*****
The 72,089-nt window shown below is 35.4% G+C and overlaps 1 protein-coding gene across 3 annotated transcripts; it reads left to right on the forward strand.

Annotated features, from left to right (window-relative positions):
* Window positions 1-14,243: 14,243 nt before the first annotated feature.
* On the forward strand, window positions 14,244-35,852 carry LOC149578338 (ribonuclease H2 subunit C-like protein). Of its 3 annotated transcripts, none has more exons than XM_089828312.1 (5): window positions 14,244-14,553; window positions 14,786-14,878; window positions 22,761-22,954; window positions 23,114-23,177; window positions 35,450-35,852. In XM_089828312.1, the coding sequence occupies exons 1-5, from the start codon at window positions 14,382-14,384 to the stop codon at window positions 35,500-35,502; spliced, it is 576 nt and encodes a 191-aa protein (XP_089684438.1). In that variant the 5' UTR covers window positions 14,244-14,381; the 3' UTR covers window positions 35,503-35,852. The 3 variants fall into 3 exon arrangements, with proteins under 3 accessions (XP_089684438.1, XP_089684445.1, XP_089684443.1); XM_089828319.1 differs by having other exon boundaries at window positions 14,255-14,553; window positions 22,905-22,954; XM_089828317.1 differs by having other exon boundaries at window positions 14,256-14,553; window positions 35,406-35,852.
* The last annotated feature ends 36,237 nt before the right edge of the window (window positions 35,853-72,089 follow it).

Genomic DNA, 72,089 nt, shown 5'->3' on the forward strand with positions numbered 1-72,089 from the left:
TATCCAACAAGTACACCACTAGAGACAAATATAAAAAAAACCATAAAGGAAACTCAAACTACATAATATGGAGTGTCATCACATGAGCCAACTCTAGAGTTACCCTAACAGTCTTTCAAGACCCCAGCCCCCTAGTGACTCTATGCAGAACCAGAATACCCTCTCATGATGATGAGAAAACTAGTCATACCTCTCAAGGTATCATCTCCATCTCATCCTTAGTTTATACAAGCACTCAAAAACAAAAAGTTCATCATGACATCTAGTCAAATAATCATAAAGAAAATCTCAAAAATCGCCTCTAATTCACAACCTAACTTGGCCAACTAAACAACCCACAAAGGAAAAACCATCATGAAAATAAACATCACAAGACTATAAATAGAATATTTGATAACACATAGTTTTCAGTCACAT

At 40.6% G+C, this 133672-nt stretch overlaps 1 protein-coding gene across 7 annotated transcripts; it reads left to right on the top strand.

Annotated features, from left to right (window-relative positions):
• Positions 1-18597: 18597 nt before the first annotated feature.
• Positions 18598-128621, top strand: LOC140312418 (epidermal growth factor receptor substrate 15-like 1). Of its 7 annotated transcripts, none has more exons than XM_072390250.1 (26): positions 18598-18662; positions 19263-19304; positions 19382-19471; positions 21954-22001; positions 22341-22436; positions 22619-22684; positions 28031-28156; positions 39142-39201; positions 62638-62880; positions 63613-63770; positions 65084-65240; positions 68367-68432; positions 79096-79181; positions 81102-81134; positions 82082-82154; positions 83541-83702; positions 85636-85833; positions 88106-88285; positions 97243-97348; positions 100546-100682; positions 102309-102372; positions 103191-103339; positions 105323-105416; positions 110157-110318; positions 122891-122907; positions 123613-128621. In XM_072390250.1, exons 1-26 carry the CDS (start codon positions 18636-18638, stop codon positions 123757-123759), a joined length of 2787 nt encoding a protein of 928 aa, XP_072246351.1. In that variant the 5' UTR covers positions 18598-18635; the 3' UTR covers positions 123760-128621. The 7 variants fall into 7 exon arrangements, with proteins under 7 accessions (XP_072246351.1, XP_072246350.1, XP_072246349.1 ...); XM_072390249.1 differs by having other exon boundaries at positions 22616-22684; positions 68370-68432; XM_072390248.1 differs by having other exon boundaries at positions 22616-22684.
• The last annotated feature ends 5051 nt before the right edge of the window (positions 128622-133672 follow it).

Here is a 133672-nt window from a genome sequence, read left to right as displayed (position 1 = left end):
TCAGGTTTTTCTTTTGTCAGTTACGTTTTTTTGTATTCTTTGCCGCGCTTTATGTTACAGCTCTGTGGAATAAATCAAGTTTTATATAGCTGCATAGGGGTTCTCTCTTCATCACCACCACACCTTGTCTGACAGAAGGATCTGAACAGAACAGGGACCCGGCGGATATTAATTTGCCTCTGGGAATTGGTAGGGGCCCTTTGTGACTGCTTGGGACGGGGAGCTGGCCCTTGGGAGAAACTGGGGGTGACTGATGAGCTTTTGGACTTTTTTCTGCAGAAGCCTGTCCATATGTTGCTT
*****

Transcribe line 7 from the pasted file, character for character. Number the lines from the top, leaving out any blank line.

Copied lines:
TATCCAACAAGTACACCACTAGAGACAAATATAAAAAAAACCATAAAGGAAACTCAAACTACATAATATGGAGTGTCATCACATGAGCCAACTCTAGAGTTACCCTAACAGTCTTTCAAGACCCCAGCCCCCTAGTGACTCTATGCAGAACCAGAATACCCTCTCATGATGATGAGAAAACTAGTCATACCTCTCAAGGTATCATCTCCATCTCATCCTTAGTTTATACAAGCACTCAAAAACAAAAAGTTCATCATGACATCTAGTCAAATAATCATAAAGAAAATCTCAAAAATCGCCTCTAATTCACAACCTAACTTGGCCAACTAAACAACCCACAAAGGAAAAACCATCATGAAAATAAACATCACAAGACTATAAATAGAATATTTGATAACACATAGTTTTCAGTCACAT